As with the case of Daniel Marsh, these judicial reconsiderations will have nothing to do with potentially exculpatory evidence or errors in trial; they are politically and ideologically driven attempts to overturn legal and proper verdicts. Relatives of Claudia Maupin, Oliver Northup, or other victims have good reason to see these efforts as perverse, even depraved.

Criminal justice reform under fire in California

Los Angeles County Sheriff's deputies inspect a cell block at the Men's Central Jail in downtown Los Angeles Wednesday, Oct. 3, 2012. Los Angeles County Sheriff Lee Baca says he plans to implement all the reforms suggested by a commission in the wake of allegations that a culture of violence flourished in his jails. (AP Photo/Reed Saxon)

Not only has it been a disappointing year for the lawmakers and civic leaders behind the recent push for sweeping reforms of California’s criminal justice system, their achievements are under harsh fire in Los Angeles County.

Last December, Assemblyman Rob Bonta, D-Oakland, and state Sen. Bob Hertzberg, D-Los Angeles, proposed to largely scrap cash bail on the grounds that it wasn’t essential to getting people to show up for their trials, was destructive of individuals’ lives and would sharply reduce costs and crowding at county jails. But while one of the two related bills the lawmakers introduced passed the Senate on mostly party lines, the other stalled on the Assembly floor, only getting 35 votes in support. The bail bonds industry has strong relationships with both parties, especially in urban areas where bail bond agents are often significant donors.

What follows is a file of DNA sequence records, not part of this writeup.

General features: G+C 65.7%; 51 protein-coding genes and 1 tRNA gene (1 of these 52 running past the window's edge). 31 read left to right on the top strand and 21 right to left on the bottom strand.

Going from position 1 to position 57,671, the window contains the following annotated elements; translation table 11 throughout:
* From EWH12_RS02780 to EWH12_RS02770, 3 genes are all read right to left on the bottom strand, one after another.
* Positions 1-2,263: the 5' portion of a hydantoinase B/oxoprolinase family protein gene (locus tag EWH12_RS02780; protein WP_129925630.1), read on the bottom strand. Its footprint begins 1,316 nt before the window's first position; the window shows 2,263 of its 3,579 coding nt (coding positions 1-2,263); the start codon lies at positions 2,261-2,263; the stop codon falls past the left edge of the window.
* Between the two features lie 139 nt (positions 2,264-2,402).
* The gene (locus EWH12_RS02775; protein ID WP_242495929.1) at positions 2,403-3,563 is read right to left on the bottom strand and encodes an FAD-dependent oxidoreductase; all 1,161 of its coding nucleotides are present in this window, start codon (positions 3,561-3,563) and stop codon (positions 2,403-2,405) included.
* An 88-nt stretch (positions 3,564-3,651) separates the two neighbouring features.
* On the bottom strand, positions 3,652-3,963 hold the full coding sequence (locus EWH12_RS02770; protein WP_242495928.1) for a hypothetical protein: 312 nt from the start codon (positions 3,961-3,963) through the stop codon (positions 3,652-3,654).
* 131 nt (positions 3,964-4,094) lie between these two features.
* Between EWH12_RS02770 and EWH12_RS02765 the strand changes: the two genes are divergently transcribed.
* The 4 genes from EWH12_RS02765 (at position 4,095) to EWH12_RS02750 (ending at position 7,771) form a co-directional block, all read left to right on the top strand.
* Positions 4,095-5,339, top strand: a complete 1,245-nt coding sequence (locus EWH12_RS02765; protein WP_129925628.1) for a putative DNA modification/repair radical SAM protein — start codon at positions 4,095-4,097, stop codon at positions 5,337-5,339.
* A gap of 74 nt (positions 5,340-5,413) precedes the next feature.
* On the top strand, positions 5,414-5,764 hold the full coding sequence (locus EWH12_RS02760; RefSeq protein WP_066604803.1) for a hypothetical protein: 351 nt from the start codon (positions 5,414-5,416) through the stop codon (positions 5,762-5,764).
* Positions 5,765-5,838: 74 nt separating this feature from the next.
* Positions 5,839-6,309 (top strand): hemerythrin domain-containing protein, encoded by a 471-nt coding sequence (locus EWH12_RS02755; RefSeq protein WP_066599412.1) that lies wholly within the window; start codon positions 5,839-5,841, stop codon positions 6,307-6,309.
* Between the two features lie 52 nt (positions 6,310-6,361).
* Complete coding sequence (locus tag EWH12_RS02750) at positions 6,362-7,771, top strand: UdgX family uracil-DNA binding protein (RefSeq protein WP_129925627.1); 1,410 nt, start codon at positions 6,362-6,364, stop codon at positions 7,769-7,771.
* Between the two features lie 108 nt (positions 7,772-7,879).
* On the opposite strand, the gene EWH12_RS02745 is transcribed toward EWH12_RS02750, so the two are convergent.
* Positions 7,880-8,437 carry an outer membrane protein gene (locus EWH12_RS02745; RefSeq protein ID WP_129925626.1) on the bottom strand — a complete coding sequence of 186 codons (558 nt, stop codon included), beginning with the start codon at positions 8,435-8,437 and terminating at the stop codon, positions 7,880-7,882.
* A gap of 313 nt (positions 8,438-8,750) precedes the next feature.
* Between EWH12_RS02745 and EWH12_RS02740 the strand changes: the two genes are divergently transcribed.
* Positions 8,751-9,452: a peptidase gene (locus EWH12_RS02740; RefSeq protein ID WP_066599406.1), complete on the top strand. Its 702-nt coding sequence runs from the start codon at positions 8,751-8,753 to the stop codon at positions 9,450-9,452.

On Friday, Gov. Jerry Brown and Chief Justice Tani Cantil-Sakauye announced their support for the measure – but for review and passage in 2018, not the remaining few days of the current legislative session.

The support of Brown and Cantil-Sakauye was depicted as good news by Bonta and Hertzberg. But the governor’s and chief justice’s delay in getting on the bandwagon and the Assembly’s coolness to the concept showed that bail reform never enjoyed as much support as two other recent criminal justice reform measures. Adopted by state voters in 2014, Proposition 47reclassifies several nonviolent crimes as misdemeanors instead of felonies for those without criminal records involving crimes of violence or related to guns. Approved in 2016, Proposition 57 made it easier for those guilty of “nonviolent” crimes to win parole.

Reforms face intense blowback in L.A. County

Now, however, enthusiasm for these reforms has faded in the largest county in the state and nation.

In Los Angeles County, some law enforcement and women’s groups are upset with Proposition 57 over how many of the crimes it considers “nonviolent” involve considerable violence, including types of sexual assaults.

But many local leaders, politicians, law enforcement members and citizens are furious over the effects of Proposition 47. They say it amounts to a “get out of jail free” card for drug addicts who no longer face incarceration for their crimes but who face no punishment when they don’t honor requirements they meet with drug counselors. Anecdotes about addicts being arrested over and over and over without consequence have been common in police circles for more than two years. Similar stories abounded in a harsh October 2015 Washington Post analysis of the early effects of Proposition 47. It concluded the well-meaning state law kept addicts out of jail, but not out of trouble.

These concerns led Los Angeles County supervisors to vote 3-0 on Aug. 15 to set up a commission to examine “the challenges and opportunities” created by Propositions 47 and 57 and AB109, a 2011 state law that “realigned” criminal justice by having those convicted of many “low-level” crimes serve their sentences in county jails instead of state prisons.